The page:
To be sure, there are several other banks that may sign up. For Instance, First National Bank, has completed its acquisition of GHL Bank – itself having started out as Ghana Home Loans – would probably want to use its acquired capacity in making mortgages. The other government-dominated banks – Agricultural Development Bank and National Investment Bank – will most likely sign up at some point to along with banks like Universal Merchant Bank which is now predominantly privately owned but is still savvy at supporting government’s programmes in exchange for its goodwill with regards to patronage.
However, the majority if commercial banks in Ghana, as they stand currently, will prefer to invest in medium-term government bonds of 10 years or less that offer over 19 percent per annum and can be easily traded on the Ghana Fixed Income Market than invest in 15-year mortgages that offer about 17 percent and whose liquidity is still unsure since a secondary market for trading mortgages has not yet been established. Most importantly, although safer than straight lending to customers the interest margins involved would only make it attractive compared against banks investments in short term treasury bills and even this could create problems for government’s public debt financing needs if the banks indeed chose to go for go for mortgage financing rather than investment in those bills.
This means financing for new mortgages will fall short of demand. The alternative source of financing – through the establishment of Real Estate Investment Trusts – holds promise but making their yield on investment attractive enough to bring in a steady stream of new investors would at the same time demand higher mortgage financing costs.
On government’s own side, liquidity will quickly become a problem too as there are lots of things competing for the allocation of the tax revenues it is using to provide its own half of the financing of the mortgages. This means that a secondary market for trading mortgages needs to be established quickly with long term finance institutions such as pension funds, collective investment schemes and life insurance companies actively participating, to refinance mortgages written, thus releasing monies for making new ones. Here new legislation will be required, reducing the current prudential limitations on the use of pension funds in real estate activities.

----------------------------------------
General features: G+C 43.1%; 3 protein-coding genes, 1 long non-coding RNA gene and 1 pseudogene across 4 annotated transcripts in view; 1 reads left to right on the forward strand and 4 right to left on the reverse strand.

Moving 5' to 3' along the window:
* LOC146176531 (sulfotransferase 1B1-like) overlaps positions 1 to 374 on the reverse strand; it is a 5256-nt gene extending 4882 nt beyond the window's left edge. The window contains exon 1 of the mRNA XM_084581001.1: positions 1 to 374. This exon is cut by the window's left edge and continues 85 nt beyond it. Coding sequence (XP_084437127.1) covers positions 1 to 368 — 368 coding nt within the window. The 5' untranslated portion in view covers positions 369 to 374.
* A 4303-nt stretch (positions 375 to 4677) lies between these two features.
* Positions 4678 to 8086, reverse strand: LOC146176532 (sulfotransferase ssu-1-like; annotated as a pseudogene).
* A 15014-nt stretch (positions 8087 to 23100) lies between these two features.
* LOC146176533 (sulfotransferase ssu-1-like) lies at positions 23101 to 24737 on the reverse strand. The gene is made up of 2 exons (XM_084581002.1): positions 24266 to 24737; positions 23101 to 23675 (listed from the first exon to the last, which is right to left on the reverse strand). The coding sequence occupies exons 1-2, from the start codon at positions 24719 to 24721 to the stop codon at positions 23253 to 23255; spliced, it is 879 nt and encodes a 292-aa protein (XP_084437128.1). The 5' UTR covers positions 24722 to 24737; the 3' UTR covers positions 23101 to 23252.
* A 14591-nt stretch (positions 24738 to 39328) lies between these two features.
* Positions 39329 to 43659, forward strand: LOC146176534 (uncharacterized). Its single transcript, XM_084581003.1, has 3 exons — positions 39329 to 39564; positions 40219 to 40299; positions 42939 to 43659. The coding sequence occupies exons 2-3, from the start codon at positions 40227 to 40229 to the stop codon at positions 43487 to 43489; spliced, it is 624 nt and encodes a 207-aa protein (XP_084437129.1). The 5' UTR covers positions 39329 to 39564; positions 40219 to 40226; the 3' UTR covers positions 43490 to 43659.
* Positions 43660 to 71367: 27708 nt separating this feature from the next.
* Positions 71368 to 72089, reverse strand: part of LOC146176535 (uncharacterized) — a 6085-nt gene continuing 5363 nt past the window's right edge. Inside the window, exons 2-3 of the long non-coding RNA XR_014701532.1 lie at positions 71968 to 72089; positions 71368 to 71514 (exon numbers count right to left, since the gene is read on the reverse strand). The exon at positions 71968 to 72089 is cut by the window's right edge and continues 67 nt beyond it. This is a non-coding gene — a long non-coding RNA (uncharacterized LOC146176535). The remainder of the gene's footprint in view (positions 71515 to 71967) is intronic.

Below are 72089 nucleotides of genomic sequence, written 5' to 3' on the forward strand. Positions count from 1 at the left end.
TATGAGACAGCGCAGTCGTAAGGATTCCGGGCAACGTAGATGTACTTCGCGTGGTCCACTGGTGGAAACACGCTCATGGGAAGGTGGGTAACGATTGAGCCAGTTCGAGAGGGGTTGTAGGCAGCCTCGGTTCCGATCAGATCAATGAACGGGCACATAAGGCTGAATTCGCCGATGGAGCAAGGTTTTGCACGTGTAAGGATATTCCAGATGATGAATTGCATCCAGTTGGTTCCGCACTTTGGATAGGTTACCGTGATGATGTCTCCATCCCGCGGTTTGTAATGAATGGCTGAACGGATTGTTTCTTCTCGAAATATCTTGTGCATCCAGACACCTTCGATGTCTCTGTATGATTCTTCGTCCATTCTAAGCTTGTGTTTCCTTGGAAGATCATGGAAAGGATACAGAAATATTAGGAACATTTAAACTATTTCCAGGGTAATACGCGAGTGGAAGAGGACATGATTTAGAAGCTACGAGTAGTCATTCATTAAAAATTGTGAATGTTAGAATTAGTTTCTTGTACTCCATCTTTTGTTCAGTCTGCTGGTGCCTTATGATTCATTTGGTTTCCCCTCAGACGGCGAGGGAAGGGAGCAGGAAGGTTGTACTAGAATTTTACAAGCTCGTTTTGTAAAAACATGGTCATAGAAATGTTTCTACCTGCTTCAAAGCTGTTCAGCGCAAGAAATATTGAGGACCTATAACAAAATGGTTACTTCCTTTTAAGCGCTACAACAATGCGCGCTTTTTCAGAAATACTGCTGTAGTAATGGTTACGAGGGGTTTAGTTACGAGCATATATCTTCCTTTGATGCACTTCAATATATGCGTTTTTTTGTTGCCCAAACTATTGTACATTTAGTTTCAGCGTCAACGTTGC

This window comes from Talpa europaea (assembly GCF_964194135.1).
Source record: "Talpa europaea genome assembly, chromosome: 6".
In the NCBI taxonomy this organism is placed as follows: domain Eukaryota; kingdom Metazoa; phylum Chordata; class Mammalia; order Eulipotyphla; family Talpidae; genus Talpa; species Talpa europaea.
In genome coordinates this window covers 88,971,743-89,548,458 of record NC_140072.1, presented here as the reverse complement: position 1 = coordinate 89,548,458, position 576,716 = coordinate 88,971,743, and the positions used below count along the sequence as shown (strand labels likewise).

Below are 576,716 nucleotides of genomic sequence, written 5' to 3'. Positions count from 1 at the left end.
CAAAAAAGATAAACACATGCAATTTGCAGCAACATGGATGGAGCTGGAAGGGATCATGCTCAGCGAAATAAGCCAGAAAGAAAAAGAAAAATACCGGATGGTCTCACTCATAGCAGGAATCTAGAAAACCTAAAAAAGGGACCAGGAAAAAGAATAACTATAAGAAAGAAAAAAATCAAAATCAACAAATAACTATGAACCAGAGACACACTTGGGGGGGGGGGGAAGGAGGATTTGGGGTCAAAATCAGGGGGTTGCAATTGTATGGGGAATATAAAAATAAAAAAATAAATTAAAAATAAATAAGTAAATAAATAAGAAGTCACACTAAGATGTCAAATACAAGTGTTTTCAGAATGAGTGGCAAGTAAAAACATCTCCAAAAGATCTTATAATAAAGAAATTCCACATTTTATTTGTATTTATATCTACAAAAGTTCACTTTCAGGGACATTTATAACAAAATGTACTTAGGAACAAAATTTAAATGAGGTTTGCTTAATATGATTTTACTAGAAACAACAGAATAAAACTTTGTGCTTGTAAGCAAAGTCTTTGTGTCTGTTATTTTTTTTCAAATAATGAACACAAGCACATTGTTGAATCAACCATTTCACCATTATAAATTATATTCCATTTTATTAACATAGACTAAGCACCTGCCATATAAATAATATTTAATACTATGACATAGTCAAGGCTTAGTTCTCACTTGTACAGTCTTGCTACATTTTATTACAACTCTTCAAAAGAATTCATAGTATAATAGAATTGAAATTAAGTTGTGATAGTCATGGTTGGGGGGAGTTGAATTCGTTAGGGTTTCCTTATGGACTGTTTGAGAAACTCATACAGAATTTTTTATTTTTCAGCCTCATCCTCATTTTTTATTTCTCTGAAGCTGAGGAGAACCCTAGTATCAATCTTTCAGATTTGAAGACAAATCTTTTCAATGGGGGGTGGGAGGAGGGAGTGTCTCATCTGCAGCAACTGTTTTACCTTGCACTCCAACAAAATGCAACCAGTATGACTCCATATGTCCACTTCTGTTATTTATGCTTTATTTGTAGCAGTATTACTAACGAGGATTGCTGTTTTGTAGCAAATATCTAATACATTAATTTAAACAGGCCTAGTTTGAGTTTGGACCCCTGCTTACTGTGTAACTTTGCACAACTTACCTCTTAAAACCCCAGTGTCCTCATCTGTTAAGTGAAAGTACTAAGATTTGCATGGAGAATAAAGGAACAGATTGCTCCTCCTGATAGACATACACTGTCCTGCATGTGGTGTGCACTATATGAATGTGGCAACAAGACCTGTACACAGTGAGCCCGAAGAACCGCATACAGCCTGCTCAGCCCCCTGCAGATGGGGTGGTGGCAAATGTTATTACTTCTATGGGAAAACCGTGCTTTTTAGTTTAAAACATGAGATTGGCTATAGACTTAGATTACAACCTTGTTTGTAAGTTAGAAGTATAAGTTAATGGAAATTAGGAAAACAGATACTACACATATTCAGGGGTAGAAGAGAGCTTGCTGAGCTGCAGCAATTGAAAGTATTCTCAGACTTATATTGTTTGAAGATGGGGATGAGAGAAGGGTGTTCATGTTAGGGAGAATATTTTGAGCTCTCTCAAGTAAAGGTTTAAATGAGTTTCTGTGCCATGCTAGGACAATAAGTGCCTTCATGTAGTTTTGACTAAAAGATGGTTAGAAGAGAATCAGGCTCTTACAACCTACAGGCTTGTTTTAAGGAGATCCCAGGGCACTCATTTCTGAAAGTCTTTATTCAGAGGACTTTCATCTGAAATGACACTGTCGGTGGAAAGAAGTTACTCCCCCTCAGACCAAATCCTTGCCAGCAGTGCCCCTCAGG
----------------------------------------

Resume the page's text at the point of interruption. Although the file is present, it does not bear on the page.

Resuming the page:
Instructively financing one million housing units at GHc100,000 each would come to GHc100 billion with government required to finance GHc50 billion out of that, which exceeds the state’s total current annual tax revenues. Because the strategy to make mortgages affordable is premised on its using tax revenues rather than borrowing at commercial rates, government’s capacity to hold up its own end of the stick would be limited by the interest-free revenues it can raise.
Here the approach of compulsory savings of up to five percent of workers incomes into a national mortgage fund would be most useful but the pressure it would put on household finance raises questions about its acceptability by the citizenry.
Ultimately, the challenges the new scheme will face boil down to inadequate long term finance availability because of competition for such finance from investment alternatives that offer higher yields and more liquidity. To get around these challenges, yields on government debt securities need to come down a notch and the mortgages being created have to be tradable on a secondary market., thus providing liquidity.
Importantly Finance Ministry officials acknowledge the challenges and express a commitment to overcoming them. Judging by the creativity deployed to bring the scheme this far, the sensible bet is on them finding ways to do just this.
When that happens, Ghana will be able to overcome one of its biggest challenges faced for decades – that of affordable housing for its citizens. Any government that can achieve that will not have to worry about elections going forward, because the electorate would simply be too grateful to vote against it.